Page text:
As you know, anything goes when building custom bikes and mixing old parts with new is now the norm. But what about venturing into uncharted territories and using combinations of parts that have never been mated before? Sure, on most things you can bust out the grinder and torch and make the two parts fit, but when it comes to wheels it takes a mountain of knowledge, some caution, and a bit of luck. We looked for some guidance and gave our friends at Wheel Works a call. Having built all sorts of crazy bike wheels since 1976, these guys have seen and done everything pertaining to motorcycle wheels. They gave us some info most of us already know, such as don't use bent or rusted wheels or ever re-use spokes, but those are a given. Then they laid some real knowledge on us, like trying to find undrilled rims. This is because every bike has different width hubs and many pre-drilled vintage MX rims won't safely work with many chopper hub offsets and widths because the spokes are being forced into the rim at severe angles. This causes binding, which leads to cracked hub flanges and rims.
Speaking of hubs, if you find some old ones, you better make sure you can still get the right bearings and inner spacers for them or they are just as good as a paperweight. The simple fact is these parts were under some serious tension for decades and not made of the best metals to begin with. When building wheels for our projects we tend to go with a good set of factory hubs no matter what the year because replacement parts are plentiful.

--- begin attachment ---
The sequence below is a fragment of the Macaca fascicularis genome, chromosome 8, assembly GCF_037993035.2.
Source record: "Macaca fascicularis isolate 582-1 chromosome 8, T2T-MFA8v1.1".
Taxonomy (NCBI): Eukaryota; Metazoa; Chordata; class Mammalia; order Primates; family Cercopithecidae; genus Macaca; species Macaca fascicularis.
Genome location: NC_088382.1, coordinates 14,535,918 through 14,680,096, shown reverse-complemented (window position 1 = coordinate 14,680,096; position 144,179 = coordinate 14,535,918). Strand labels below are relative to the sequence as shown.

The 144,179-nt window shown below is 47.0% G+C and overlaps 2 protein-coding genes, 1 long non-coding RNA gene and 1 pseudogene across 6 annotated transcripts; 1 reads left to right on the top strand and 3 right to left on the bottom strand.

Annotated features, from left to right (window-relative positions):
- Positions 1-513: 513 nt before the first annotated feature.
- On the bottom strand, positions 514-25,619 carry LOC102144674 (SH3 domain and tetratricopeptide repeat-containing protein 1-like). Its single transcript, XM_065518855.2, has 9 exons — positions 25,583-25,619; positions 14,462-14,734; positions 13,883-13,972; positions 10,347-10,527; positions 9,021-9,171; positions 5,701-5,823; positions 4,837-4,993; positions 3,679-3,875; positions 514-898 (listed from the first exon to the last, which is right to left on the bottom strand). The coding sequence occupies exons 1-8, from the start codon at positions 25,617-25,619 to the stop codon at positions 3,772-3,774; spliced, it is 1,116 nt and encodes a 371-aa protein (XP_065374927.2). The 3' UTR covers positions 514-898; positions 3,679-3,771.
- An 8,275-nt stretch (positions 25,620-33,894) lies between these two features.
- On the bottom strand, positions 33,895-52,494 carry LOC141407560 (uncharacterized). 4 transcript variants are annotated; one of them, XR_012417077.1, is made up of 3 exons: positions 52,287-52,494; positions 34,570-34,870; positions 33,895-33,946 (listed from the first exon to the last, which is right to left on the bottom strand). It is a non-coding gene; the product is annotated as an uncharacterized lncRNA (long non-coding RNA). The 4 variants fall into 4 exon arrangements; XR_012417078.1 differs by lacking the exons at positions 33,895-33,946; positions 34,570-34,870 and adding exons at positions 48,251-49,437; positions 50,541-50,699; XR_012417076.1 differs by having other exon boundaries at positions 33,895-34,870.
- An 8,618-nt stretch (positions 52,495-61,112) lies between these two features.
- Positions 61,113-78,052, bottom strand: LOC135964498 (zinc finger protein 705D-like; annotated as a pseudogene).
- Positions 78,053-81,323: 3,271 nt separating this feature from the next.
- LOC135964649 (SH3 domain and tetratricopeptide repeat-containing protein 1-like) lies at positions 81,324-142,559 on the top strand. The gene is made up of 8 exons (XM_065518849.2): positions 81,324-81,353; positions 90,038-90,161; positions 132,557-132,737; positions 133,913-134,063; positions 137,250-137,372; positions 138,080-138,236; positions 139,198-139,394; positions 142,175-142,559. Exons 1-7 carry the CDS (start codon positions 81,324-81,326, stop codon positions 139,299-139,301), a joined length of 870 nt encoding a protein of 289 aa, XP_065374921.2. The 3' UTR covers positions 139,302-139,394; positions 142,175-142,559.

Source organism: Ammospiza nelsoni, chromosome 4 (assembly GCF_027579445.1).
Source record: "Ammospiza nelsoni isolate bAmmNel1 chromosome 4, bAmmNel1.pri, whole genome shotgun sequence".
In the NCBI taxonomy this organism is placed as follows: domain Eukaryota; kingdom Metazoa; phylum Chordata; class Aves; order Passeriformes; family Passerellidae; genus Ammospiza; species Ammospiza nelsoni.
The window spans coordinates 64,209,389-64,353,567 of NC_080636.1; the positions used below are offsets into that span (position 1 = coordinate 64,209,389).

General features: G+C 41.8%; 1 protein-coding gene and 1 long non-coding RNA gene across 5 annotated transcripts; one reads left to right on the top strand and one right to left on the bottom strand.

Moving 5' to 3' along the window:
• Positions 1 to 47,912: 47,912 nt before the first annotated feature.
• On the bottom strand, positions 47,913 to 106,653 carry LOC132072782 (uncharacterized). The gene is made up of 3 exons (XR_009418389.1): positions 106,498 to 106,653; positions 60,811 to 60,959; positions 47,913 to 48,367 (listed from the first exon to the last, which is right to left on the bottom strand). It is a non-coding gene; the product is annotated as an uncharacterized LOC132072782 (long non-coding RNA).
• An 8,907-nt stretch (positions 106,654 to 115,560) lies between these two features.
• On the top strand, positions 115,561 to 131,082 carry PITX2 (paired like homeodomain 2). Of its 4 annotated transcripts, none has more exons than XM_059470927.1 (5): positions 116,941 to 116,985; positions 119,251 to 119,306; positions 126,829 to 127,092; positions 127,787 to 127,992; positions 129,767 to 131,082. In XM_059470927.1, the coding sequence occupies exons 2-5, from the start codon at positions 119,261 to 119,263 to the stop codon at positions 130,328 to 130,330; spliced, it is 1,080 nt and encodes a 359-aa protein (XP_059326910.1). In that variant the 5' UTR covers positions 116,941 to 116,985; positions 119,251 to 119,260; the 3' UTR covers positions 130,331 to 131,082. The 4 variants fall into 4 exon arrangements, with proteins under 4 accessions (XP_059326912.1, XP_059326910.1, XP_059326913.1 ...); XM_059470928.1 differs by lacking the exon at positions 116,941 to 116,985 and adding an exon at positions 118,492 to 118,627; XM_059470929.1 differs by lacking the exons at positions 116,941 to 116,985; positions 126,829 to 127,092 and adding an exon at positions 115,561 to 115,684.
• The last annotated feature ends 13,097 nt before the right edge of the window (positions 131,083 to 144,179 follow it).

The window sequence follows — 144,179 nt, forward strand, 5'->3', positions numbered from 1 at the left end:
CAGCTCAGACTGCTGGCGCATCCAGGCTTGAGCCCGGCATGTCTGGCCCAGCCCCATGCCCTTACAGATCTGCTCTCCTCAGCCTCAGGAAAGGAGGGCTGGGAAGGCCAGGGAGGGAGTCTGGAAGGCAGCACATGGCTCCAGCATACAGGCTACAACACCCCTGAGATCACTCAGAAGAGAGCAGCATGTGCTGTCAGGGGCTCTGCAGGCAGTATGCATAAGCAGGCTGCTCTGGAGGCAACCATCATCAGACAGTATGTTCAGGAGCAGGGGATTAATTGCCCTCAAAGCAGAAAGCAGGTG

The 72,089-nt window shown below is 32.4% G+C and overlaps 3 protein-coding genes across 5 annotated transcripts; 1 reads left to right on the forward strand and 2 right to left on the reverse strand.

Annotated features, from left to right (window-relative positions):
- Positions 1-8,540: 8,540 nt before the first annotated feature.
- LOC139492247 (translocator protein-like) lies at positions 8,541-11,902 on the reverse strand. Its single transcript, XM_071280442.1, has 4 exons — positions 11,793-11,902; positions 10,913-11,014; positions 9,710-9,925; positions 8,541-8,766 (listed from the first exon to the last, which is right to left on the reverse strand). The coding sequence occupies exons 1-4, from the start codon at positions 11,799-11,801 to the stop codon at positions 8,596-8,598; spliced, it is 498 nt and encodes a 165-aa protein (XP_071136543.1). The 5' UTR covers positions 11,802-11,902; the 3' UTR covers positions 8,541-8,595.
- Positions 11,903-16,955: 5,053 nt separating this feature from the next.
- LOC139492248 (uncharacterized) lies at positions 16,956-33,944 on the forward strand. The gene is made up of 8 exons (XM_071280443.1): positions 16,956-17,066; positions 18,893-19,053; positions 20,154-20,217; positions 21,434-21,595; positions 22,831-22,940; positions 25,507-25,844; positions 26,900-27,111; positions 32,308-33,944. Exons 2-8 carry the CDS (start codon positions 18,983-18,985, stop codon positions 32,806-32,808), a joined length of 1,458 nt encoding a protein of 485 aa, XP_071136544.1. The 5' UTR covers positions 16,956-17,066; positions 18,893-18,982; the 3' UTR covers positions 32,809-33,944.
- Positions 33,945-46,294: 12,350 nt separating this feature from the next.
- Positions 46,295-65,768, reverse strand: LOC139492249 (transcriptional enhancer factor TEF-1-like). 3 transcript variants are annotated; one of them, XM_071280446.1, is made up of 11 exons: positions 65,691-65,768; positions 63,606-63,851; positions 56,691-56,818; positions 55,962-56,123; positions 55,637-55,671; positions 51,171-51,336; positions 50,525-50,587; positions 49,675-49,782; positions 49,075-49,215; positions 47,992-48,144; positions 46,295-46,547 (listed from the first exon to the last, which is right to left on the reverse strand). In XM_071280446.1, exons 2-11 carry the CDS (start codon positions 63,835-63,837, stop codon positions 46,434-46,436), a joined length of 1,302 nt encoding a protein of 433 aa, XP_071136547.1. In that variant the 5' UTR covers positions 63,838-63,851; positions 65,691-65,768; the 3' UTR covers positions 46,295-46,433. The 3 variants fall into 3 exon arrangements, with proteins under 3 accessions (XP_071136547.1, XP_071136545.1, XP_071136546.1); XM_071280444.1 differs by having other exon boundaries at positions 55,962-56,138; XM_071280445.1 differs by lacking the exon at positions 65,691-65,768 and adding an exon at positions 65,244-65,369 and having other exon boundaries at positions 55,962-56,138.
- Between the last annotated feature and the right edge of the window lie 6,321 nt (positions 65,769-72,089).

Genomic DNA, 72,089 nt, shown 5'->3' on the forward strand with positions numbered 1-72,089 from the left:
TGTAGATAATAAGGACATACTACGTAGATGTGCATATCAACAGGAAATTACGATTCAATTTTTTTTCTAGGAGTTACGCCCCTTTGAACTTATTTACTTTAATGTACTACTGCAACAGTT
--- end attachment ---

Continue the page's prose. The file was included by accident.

As far as spokes go, all wheels must be rebuilt using all new spokes, because even unbroken used spokes are fatigued from years of being pulled in one direction and will usually break when being retightened during the truing process. Another thing is to opt for polished stainless spokes. They look just as good as chrome, but don't have the plating crack off and rust after a while due to the tension they are under.
The boys at Wheel Works told us that the single most important part of a wheel build is proper spoke tension. Doing this will ensure that the wheel is true in two ways: Laterally (sideways) and radial (roundness). Adequate spoke tension is very important with motorcycle wheels, because of the torque applied to the wheel by the engine or brakes. Loose spokes on a wheel fatigue rapidly and break, usually where they attach to the hub. And we don't want that.
Once the wheels are done and true, Wheel Works also suggests wrapping a new tire around your creation. Old tires are usually decayed on the inside and pretty much when mounted to a new rim and filled with 40 psi or more they are a ticking time bomb with a blowout being almost always eminent. Also, the rubber compound used 40-50 years ago has dried out and will give you little to no grip on the road wet or dry.
And there you have it, wheel basics 101 thanks to Wheel Works. Check htem out anytime at wheel-works.com.